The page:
Monday, November 23, 2009
I'm at an internet cafe in Accra, so I thought I'd give a quick update on the last week - -which went by very quickly!
The week's sessions went well ... on Friday it was nice to have my professor's father, Rev. Dr. Apea, come visit. He just observed quietly, and before he left he gathered all of the students, speaking to them in Twi about the importance of literacy.
Like I said in my last post, I've really enjoyed getting to know the students more and more. In Level 2, especially. There is Sister Comfort, who is older and very serious about her studies. On Tuesday she interrupted the class, standing up to "speak on behalf of her sisters." She explained that they were not able to finish their schooling and "had been praying for an opportunity to further their education." She was so grateful for the program!
And then there is Sister Helena, the woman who sells plantain chips. She is round and smiling, with a little rim of facial hair under her chin. Sister Josephine is very clever and quick. She has been asking about the test next week, and has decided to postpone a trip to visit family to make sure she can write it. She said she needs to write the test because she plans on "topping the class." I see her at the tro tro station and at the market, selling a variety of goods. She'll be carrying a bowl of "pure water" (mineral water in little bags), or a platter of bananas on her head.
And Sister Sophia is very sweet, but honest. Last week I was chatting with her after class, and she asked me, "What are the benefits of learning this?" The work can be difficult for her sometimes, and she wanted to be reminded that it was worthwhile. I asked, "What do you think the benefits are?" Sister Josephine was sitting nearby and jumped in. "There are lots of benefits! Let me give you some examples..." and went into a little list. You can tell Josephine sees opportunities and takes them. Since that conversation, I've tried even more to link literacy to the "real world." Reading Bible passages together. On Friday I photocopied an interesting newspaper article, for us to read and discuss together. I even cut out job postings and added them to the photocopied paper -- every single one of the jobs asked for good English!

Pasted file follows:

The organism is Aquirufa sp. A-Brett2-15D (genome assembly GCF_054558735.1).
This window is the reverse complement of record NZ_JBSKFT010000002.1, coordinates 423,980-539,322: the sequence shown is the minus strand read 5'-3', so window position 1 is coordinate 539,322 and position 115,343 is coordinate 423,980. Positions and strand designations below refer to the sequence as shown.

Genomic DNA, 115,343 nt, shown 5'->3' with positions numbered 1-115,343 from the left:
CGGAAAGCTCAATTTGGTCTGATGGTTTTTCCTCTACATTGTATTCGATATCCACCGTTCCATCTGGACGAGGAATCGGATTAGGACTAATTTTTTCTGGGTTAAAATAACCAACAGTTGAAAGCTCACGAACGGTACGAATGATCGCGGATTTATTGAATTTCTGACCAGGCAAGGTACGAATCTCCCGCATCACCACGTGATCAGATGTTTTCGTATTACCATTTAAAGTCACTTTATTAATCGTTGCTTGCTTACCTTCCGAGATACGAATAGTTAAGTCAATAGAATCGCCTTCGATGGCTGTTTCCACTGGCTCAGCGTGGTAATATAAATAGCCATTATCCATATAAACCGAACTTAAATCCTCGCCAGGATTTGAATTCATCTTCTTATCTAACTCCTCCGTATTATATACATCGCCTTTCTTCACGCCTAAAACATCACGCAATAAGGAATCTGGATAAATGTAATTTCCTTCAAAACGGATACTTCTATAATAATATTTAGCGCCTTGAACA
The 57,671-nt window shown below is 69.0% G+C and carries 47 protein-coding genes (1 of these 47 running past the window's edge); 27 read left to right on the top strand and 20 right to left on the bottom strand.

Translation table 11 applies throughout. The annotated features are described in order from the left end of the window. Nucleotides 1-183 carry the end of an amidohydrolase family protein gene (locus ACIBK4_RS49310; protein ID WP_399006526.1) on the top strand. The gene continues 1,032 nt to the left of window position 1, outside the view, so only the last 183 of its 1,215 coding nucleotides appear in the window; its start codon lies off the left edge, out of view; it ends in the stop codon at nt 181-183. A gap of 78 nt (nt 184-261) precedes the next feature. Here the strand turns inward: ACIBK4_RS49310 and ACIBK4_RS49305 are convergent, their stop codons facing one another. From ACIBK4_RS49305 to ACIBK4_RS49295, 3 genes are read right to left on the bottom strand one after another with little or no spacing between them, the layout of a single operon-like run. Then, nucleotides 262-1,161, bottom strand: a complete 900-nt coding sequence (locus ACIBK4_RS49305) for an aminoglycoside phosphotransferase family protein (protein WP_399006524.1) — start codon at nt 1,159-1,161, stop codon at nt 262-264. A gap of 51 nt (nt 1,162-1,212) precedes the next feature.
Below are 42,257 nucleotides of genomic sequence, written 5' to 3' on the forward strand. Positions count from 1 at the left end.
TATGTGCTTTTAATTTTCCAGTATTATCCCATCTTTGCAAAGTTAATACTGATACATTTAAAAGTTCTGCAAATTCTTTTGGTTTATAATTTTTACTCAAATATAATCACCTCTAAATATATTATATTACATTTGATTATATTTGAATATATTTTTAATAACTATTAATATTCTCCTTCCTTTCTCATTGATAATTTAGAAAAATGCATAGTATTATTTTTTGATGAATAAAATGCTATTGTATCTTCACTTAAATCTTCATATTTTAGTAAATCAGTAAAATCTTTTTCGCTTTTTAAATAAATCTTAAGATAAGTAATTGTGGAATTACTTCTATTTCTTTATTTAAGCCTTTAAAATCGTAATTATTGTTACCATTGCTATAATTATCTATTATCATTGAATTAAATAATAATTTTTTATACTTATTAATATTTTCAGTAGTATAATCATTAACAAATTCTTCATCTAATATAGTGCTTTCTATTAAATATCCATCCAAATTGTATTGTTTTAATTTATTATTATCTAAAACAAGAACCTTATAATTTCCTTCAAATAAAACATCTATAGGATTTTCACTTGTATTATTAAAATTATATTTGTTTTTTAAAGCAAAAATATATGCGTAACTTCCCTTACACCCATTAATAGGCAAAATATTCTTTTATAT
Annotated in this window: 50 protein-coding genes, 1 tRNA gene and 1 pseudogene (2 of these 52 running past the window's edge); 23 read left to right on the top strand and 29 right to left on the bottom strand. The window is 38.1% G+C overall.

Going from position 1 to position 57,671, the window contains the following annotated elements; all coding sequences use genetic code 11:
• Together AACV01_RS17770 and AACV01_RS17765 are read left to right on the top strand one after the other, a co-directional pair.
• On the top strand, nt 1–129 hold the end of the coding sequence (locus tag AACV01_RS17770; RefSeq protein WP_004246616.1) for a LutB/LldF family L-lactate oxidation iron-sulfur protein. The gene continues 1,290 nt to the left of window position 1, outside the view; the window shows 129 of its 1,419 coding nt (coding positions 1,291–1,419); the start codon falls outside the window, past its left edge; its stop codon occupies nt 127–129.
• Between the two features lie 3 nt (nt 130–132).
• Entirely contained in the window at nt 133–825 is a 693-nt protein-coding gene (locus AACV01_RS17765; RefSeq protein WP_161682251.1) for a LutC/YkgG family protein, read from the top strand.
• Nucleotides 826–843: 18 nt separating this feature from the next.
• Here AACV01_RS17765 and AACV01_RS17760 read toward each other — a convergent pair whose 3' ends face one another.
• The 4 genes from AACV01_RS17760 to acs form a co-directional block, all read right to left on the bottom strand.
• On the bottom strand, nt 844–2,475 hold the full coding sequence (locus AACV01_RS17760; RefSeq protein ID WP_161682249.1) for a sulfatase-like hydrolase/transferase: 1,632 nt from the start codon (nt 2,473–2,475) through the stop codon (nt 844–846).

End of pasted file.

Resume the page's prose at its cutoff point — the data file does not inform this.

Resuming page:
Anyway, on Friday Sister Sophia surprised me with kindness. Somehow during the previous session, I had misplaced my hankerchief (these are necessary, as you are always dabbing at sweat or wiping away dust!). On Friday Sister Sophia told me she had found it, and returned it to me freshly washed. From the nice smell, Felicia and I concluded that she had even sprayed it with perfume. After the class, she gave me a plastic bag. Inside, were two new bars of fragrant soap in nice packages. There was also an envelope, sealed closed with the words "to Sister Erica" on the front and "From Sister Sophia" on the back. Inside was a new hankerchief folded neatly, and two one cedi bills, crumpled but smoothed out flat against the hankercheif.
I found out that she had given the other Level 2 leaders envelopes as well, with a one cedi bill inside. When she gave Felicia hers, Felicia asked her why. She responded that she was grateful for the program, and knew that anywhere else she would have to pay for this kind of teaching. She's older, and she said she doesn't have a job, but this is what she could offer.
I was so touched. This kind of sincerity stands in stark contrast to others I've met, who seem to see a foreigner and instantly see "money!". It's a reminder that you can't focus on people like that, when there's this kind of generosity here, too.
Speaking of generosity, Suzanne and Michael invited me back to Mampong for the weekend, and of course I took them up on the offer! So I'm heading back to town today, after enjoying a weekend in Mampong. Poor Suzanne is recovering from malaria, but we still had a good time hanging out in the kitchen, drinking tea together, and of course lots of talking! It's nice to live with a family on the weekends -- the guest house can feel a little lonely. So it was fun even just to help with normal things, like taking out Aba's braids and helping give the girls a bath.
Also -- Michael tells me the harmattan has come. A cold front blowing all the way from Europe, picking up dust as it travels over the Sahara desert. It can get very dry, the lush greenery turning brown. The dust can sometimes act as a trap for the heat, making it hotter -- or the harmattan can make the weather cooler, especially the mornings and evenings.
Already I can see its effects -- as we drove up to Mampong on Friday, the sun was burning orange and yellow through a haze of dust, a haze that settled on horizon and clouded the hills from view. Michael explained that people looking at our location, from far away, see this same haze, even though we can't see it up close.